As an adult, he “inherited” the tent, along with the trailer that his father had painstakingly built from the front end of a ’48 Dodge truck salvaged from the junk yard. With only me, Tim, and the two children inside, the tent was more than spacious. It stood like an aged Victorian home – proud, if somewhat old fashioned, among the aerodynamically designed tents and RVs of the campground. In theory, the threads of the canvas roof swelled up with the rain and formed an impervious shelter. In fact, it worked that way for every single rain storm that my husband could remember. Even during the hurricane on Assateague Island, it was not the roof that let in the rain, forcing us to leave. Rather, the poles blew over and the walls fell in on us as the windows let in the storm. During the hailstorm on Michigan’s Upper Peninsula, at Pictured Rocks National Seashore on Lake Superior, the tent had held fast for us.

We will never know for sure why then the tent suddenly failed that rainy night -- serving not as shelter but as a colander filtering the rain through the canvas on our family. One thing we did know: just as the locals had told us it would, the weather changed after we waited long enough. So, the next day we went about the business of survival, feeling much sympathy for the early settlers of Cades Cove and other parts of the Smokies who had, no doubt, suffered far worse leaking problems of their own. Unlike the early settlers, we were able to resolve our weather issues fairly readily. At a laundromat, all the soaked sleeping bags and clothing were washed and dried. At a Walmart, we purchased a blue plastic tarp which would cover the tent and, staked down, protect us from any further storms. Indeed, we even purchased new weatherproof carpeting for the floor of the tent to cover the threadbare material through which water had leaked.

Prepared for any further weather, we went about our days as happy campers. (Silently, I told myself that it would never storm again now that we were prepared.) Michela and Trent whittled toothpicks and chop sticks from twigs they found on the ground. Tim cooked pancakes on the griddle for breakfast. And I built a campfire in the fire ring (cheating just a little by using lighter fluid instead of blowing endlessly on newspaper). Later, we drove to watch the elk (reintroduced only recently to the Park) nibbling on greens in the meadows. We explored the historic homes of early settlers, and were reminded of our own farmhouse in upstate NY that stood desperately in need of restoration. We visited the nearby reservation of the Eastern Band of the Cherokee and learned about the Trail of Tears. And we spent long, silent moments watching a bear family high up in an apple tree feasting on apples in preparation for the long winter ahead.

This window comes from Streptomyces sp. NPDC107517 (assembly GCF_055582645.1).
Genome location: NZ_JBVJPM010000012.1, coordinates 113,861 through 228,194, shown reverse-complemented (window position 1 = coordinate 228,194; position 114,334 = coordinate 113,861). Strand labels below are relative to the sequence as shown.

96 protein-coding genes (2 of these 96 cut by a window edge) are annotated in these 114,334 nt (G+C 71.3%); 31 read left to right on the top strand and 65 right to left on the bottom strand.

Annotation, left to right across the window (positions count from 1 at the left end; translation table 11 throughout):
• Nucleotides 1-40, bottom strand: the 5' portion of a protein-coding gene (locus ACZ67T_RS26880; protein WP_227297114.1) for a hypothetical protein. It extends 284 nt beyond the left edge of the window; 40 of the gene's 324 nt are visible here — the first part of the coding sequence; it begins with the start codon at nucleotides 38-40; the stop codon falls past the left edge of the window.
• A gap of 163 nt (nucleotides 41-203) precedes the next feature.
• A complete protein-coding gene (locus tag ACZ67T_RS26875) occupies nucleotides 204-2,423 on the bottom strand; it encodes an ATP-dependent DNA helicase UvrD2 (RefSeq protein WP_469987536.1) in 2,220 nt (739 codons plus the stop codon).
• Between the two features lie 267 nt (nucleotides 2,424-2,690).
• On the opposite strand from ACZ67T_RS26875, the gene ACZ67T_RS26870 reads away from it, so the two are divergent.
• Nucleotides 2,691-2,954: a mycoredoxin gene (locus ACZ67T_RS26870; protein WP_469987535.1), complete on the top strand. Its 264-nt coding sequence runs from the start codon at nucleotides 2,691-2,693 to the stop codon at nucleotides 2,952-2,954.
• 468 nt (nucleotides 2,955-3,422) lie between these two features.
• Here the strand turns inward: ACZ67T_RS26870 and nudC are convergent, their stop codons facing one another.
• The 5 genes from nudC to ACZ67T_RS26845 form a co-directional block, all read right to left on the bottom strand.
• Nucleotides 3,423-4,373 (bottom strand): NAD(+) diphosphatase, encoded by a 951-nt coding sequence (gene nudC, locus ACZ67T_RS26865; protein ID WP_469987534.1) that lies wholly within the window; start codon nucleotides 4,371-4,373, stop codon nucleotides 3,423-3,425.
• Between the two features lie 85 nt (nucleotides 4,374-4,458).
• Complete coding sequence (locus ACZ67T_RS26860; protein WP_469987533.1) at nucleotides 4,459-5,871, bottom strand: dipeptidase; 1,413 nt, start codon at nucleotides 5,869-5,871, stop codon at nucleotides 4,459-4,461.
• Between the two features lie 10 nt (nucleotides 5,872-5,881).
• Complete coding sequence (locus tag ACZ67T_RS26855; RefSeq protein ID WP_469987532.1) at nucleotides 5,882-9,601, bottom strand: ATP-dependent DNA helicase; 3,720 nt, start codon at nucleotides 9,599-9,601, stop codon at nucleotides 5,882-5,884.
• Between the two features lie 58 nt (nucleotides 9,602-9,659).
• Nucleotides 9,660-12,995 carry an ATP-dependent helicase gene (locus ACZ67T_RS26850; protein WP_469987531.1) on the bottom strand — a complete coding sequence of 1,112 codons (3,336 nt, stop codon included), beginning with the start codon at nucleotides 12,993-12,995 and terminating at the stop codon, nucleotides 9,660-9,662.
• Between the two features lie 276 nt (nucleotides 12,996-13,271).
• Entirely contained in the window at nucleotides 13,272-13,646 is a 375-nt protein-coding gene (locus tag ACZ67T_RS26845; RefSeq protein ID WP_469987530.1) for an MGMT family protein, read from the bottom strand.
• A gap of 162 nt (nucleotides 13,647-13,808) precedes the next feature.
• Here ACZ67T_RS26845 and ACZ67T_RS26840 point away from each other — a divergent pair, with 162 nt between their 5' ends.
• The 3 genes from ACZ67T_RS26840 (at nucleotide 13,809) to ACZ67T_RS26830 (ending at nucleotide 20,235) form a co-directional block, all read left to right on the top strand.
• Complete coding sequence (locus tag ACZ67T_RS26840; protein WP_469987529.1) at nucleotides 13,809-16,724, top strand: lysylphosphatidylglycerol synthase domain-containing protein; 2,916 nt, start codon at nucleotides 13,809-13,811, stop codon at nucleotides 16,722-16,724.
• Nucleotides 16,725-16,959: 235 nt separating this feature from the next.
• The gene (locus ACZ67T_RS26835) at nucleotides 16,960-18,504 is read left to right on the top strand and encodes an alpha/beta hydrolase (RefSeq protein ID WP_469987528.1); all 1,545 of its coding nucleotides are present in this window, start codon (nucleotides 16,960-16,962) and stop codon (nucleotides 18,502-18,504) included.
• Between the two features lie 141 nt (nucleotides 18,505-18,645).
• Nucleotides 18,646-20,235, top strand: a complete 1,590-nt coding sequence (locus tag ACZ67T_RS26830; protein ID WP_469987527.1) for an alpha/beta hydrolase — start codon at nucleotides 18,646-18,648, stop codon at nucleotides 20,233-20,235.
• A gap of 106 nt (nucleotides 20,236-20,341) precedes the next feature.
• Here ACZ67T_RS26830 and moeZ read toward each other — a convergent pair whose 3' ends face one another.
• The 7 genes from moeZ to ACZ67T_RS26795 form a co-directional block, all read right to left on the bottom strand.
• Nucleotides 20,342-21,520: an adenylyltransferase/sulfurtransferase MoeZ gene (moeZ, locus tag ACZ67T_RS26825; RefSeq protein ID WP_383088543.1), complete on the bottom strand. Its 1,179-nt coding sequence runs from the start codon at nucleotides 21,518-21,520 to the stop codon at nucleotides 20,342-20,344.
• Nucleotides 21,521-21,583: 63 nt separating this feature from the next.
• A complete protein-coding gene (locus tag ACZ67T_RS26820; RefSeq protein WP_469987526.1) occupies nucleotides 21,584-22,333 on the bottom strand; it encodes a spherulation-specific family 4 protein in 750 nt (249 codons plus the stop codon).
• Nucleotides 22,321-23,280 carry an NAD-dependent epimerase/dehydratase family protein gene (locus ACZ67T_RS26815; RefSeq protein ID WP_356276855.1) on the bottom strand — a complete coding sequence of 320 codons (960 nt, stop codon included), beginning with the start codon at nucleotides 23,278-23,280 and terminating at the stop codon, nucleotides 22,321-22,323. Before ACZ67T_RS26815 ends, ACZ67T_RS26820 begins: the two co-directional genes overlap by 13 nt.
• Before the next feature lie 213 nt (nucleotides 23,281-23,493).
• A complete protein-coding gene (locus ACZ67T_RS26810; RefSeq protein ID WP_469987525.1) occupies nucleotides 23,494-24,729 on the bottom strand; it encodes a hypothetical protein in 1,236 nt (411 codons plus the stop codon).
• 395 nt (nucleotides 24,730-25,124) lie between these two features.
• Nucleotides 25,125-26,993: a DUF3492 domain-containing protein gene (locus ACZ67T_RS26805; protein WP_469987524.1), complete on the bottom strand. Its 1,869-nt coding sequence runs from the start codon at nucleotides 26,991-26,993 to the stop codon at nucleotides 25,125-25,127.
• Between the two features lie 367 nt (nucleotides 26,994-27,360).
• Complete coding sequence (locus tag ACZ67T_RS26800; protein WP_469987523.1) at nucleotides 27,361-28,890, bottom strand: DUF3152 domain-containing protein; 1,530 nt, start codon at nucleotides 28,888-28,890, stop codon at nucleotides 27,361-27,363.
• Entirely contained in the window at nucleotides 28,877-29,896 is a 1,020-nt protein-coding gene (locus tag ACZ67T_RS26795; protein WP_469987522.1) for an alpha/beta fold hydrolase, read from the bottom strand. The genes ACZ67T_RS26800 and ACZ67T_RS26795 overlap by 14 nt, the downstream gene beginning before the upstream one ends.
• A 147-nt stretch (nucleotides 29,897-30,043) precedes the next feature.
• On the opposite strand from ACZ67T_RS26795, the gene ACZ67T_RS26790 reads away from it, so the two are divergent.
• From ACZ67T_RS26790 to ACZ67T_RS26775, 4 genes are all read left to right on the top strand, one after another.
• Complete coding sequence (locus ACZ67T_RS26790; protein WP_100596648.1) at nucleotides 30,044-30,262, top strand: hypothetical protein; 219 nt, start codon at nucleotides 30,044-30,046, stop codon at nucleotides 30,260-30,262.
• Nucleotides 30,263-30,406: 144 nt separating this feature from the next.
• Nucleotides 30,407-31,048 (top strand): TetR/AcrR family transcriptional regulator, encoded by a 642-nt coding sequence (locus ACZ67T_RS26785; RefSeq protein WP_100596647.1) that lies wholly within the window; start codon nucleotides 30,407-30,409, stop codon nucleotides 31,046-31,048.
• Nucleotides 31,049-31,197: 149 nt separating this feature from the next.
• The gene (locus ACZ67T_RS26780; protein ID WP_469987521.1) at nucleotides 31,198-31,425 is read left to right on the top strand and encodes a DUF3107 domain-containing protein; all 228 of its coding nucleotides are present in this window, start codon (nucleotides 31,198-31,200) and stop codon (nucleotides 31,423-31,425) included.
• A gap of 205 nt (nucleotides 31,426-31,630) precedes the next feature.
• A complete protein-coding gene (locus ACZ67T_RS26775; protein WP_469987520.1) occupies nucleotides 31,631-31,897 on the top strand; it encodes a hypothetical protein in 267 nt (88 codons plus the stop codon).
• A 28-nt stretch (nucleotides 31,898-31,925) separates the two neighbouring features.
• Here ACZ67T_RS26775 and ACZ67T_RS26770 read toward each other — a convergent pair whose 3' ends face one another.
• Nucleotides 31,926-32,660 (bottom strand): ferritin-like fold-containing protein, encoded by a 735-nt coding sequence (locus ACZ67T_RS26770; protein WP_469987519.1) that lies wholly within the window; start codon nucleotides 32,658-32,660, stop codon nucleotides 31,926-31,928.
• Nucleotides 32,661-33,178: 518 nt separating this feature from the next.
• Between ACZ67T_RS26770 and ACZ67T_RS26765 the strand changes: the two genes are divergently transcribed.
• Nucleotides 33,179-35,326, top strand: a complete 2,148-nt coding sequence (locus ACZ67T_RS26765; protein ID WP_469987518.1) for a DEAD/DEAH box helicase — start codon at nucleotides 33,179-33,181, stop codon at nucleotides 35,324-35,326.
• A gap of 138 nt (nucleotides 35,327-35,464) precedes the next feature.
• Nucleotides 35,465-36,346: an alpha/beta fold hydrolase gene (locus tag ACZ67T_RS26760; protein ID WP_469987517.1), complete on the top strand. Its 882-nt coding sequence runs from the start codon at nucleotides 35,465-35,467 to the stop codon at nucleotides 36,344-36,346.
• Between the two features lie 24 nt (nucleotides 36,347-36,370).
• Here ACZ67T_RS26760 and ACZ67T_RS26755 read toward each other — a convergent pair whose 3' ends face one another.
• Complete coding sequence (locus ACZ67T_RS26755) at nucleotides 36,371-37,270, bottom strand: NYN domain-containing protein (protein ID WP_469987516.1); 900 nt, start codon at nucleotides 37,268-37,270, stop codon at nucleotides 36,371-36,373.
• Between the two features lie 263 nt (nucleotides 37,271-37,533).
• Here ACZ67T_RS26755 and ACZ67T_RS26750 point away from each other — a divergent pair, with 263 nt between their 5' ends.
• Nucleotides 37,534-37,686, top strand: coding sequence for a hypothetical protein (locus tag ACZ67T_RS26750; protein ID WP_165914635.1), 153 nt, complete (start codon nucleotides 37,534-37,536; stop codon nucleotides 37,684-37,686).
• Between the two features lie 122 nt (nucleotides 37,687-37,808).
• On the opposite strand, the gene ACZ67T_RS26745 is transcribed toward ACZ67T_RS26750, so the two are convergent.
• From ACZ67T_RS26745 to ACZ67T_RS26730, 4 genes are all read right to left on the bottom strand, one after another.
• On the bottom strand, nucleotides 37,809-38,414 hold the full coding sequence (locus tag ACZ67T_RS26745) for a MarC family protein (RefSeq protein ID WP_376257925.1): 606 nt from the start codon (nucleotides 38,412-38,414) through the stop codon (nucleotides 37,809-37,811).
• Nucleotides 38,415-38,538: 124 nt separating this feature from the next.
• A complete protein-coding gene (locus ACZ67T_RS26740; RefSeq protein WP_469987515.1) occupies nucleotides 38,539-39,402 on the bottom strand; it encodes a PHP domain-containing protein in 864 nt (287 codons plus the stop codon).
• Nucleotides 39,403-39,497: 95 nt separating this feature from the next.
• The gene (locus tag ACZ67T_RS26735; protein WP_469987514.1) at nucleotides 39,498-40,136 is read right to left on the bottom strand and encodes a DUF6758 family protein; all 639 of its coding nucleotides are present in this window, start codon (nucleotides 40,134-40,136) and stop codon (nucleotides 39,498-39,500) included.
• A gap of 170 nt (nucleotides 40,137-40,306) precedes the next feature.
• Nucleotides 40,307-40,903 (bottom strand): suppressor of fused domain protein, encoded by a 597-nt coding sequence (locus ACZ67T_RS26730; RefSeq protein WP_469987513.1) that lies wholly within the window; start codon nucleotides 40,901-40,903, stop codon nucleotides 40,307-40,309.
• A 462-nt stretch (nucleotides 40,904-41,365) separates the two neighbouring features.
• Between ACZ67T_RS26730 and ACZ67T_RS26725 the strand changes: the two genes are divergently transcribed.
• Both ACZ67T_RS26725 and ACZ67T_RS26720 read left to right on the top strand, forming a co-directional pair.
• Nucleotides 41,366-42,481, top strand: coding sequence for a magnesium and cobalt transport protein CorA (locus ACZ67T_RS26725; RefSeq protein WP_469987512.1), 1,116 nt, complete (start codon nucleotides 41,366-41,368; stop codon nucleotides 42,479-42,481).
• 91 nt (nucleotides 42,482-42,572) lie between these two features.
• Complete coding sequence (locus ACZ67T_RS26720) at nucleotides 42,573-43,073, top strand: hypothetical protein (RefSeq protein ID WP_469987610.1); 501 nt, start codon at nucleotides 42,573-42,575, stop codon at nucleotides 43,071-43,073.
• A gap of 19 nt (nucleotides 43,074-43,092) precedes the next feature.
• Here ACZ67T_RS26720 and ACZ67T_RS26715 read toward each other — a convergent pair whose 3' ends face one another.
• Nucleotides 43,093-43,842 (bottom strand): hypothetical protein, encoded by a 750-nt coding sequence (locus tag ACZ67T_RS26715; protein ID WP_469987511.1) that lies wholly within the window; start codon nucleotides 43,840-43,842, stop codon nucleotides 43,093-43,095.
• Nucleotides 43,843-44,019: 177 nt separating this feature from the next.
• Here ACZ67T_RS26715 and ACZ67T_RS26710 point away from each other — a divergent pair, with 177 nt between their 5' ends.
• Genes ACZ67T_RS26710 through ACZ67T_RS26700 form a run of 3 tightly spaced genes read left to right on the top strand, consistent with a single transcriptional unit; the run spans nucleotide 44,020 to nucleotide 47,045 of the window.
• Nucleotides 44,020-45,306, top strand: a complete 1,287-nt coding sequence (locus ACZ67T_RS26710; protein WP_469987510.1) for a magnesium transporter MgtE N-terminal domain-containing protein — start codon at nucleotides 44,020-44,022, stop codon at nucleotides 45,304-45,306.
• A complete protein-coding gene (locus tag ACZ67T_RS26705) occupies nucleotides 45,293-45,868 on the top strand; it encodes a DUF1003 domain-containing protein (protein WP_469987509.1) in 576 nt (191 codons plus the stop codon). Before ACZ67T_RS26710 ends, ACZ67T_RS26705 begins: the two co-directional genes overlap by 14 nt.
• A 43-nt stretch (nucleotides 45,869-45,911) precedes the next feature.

The next evening we devoured steaks marinated in balsamic vinegar and flame-broiled over the open fire with garlic, salt and pepper. We relished the local, crunchy produce in our cucumber and tomato salad and savored the local sweet corn, roasted in the husks on the fire. Food had never tasted so good. Tim and I washed down our supper with cheap, red Italian wine. We smiled through the smoky haze of the campfire as Michela and Trent roasted marshmallows on sticks which they had whittled to a perfect point. Looking at each other, we raised our Tupperware tumblers and celebrated. “Salute!” We had made it through the storm.

Tuesday, February 24, 2009

My Daughter's Other Mother

Many people, family and friends included, don’t understand the nature of the relationship we have chosen to enter into with the woman who brought our daughter into this world. And how could they? There aren’t words to describe it. The English language doesn’t quite have a word for the relationship between a biological mother and an adoptive parent. If the language doesn’t exist, how can others understand? And yet, just because the words don’t exist doesn’t mean the relationship doesn’t exist. Just because the words don’t exist doesn’t mean the relationship is not real.

Nikki gave birth to Maya. She cared for herself, her body and her baby for nine months during the pregnancy. She rushed Maya to the emergency room days before Christmas when Maya was just barely one month old, only to be told that her baby had a flu. She rushed her again to the ER the day before Christmas and, after being transported in a helicopter to the nearest large hospital, was made to understand that her baby would require multiple injections of insulin daily for the rest of her life. Maya was diagnosed with Type 1 diabetes when she was just a month old and Nikki was 19.

I know Type 1 diabetes. My son Trent was diagnosed when he was barely four years old and I was in my late thirties. I was dumbfounded. I had never heard of Type 1 diabetes; only the kind that my grandmother had: Type 2. She used to sneak sweets all the time and died of bone cancer in the end anyway. At first I assumed that Trent’s life would be like that: sneaking sweets that weren’t good for him. I didn’t understand that with Type 1 diabetes, because his pancreas produced no insulin at all to convert those candies into energy, he would have to inject insulin for the rest of his life. I didn’t understand at first that it wasn’t a mere misdemeanor to sneak sweets, but in fact could be a death sentence if the sugar in his blood remained above a certain level and damaged his organs. I was an “educated” lawyer and had never heard of Type 1 diabetes before Trent’s diagnosis. I was too numbed by the vast quantities of information I had to absorb to have any feelings at first. When I finally thawed out, I couldn’t believe that my beautiful, happy, innocent first-born would have to be injected by syringes with stinging insulin each and every day to stay alive.